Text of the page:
Computer Science – Data Structures and Algorithms

Scientific paper

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2009-02-16

Computer Science

Data Structures and Algorithms

23 pages, 6 figures

Scientific paper

Given an undirected graph G=(V,E) and subset of terminals T \subseteq V, the element-connectivity of two terminals u,v \in T is the maximum number of u-v paths that are pairwise disjoint in both edges and non-terminals V \setminus T (the paths need not be disjoint in terminals). Element-connectivity is more general than edge-connectivity and less general than vertex-connectivity. Hind and Oellermann gave a graph reduction step that preserves the global element-connectivity of the graph. We show that this step also preserves local connectivity, that is, all the pairwise element-connectivities of the terminals. We give two applications of this reduction step to connectivity and network design problems: 1. Given a graph G and disjoint terminal sets T_1, T_2, ..., T_m, we seek a maximum number of element-disjoint Steiner forests where each forest connects each T_i. We prove that if each T_i is k-element-connected then there exist \Omega(\frac{k}{\log h \log m}) element-disjoint Steiner forests, where h = |\bigcup_i T_i|. If G is planar (or more generally, has fixed genus), we show that there exist \Omega(k) Steiner forests. Our proofs are constructive, giving poly-time algorithms to find these forests; these are the first non-trivial algorithms for packing element-disjoint Steiner Forests. 2. We give a very short and intuitive proof of a spider-decomposition theorem of Chuzhoy and Khanna in the context of the single-sink k-vertex-connectivity problem; this yields a simple and alternative analysis of an O(k \log n) approximation. Our results highlight the effectiveness of the element-connectivity reduction step; we believe it will find more applications in the future.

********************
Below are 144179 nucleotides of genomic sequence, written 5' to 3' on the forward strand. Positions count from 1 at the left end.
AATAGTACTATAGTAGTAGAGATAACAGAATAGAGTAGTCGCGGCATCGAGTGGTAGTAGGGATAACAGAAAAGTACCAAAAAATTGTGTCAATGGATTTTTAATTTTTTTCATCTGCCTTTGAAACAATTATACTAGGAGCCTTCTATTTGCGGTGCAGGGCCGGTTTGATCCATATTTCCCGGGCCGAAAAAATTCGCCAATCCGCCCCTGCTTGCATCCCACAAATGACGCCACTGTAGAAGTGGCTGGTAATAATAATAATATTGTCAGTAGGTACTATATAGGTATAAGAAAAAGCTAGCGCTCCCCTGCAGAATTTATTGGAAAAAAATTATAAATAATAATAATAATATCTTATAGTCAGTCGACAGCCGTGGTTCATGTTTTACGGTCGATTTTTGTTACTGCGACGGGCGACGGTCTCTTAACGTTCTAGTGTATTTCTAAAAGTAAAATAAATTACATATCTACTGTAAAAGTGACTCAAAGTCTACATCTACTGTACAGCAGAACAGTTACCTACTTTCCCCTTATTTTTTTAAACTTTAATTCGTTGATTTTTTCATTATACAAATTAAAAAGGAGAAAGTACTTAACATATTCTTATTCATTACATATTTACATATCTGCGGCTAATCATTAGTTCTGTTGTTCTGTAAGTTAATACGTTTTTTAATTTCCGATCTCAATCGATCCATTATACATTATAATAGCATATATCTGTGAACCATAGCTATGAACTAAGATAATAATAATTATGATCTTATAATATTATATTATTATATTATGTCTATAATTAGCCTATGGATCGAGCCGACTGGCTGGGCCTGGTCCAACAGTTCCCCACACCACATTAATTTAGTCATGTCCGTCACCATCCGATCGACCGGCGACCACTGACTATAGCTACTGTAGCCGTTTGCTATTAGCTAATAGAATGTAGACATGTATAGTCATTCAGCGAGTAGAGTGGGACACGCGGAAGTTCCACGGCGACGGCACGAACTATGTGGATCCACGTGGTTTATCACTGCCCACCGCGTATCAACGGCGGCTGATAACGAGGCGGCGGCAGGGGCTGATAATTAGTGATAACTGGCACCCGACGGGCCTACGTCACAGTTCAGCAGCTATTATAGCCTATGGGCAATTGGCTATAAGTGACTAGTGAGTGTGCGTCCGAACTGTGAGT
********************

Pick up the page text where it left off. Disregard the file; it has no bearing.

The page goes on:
**Chekuri Chandra**

Computer Science – Discrete Mathematics

Scientist

**Korula Nitish**

Computer Science – Data Structures and Algorithms

Scientist

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